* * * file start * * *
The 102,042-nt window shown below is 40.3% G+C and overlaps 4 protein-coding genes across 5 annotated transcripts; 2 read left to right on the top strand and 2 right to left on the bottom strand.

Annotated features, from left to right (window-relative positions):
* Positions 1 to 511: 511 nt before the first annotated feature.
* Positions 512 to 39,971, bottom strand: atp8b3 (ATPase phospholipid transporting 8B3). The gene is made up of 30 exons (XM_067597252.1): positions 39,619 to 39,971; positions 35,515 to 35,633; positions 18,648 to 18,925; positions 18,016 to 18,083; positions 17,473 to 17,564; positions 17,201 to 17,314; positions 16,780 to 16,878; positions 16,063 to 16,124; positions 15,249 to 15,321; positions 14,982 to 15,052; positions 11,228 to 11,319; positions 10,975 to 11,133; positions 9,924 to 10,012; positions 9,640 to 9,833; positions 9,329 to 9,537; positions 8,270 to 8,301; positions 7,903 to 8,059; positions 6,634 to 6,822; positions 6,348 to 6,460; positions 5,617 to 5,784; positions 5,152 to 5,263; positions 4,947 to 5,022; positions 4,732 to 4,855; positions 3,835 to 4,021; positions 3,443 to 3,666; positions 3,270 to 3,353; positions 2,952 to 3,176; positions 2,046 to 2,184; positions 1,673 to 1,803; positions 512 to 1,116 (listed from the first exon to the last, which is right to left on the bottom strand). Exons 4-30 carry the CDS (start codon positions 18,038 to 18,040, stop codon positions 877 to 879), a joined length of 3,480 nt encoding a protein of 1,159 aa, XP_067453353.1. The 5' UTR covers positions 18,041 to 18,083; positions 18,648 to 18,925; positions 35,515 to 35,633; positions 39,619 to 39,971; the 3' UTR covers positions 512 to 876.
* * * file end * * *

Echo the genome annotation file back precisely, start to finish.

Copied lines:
The 102,042-nt window shown below is 40.3% G+C and overlaps 4 protein-coding genes across 5 annotated transcripts; 2 read left to right on the top strand and 2 right to left on the bottom strand.

Annotated features, from left to right (window-relative positions):
* Positions 1 to 511: 511 nt before the first annotated feature.
* Positions 512 to 39,971, bottom strand: atp8b3 (ATPase phospholipid transporting 8B3). The gene is made up of 30 exons (XM_067597252.1): positions 39,619 to 39,971; positions 35,515 to 35,633; positions 18,648 to 18,925; positions 18,016 to 18,083; positions 17,473 to 17,564; positions 17,201 to 17,314; positions 16,780 to 16,878; positions 16,063 to 16,124; positions 15,249 to 15,321; positions 14,982 to 15,052; positions 11,228 to 11,319; positions 10,975 to 11,133; positions 9,924 to 10,012; positions 9,640 to 9,833; positions 9,329 to 9,537; positions 8,270 to 8,301; positions 7,903 to 8,059; positions 6,634 to 6,822; positions 6,348 to 6,460; positions 5,617 to 5,784; positions 5,152 to 5,263; positions 4,947 to 5,022; positions 4,732 to 4,855; positions 3,835 to 4,021; positions 3,443 to 3,666; positions 3,270 to 3,353; positions 2,952 to 3,176; positions 2,046 to 2,184; positions 1,673 to 1,803; positions 512 to 1,116 (listed from the first exon to the last, which is right to left on the bottom strand). Exons 4-30 carry the CDS (start codon positions 18,038 to 18,040, stop codon positions 877 to 879), a joined length of 3,480 nt encoding a protein of 1,159 aa, XP_067453353.1. The 5' UTR covers positions 18,041 to 18,083; positions 18,648 to 18,925; positions 35,515 to 35,633; positions 39,619 to 39,971; the 3' UTR covers positions 512 to 876.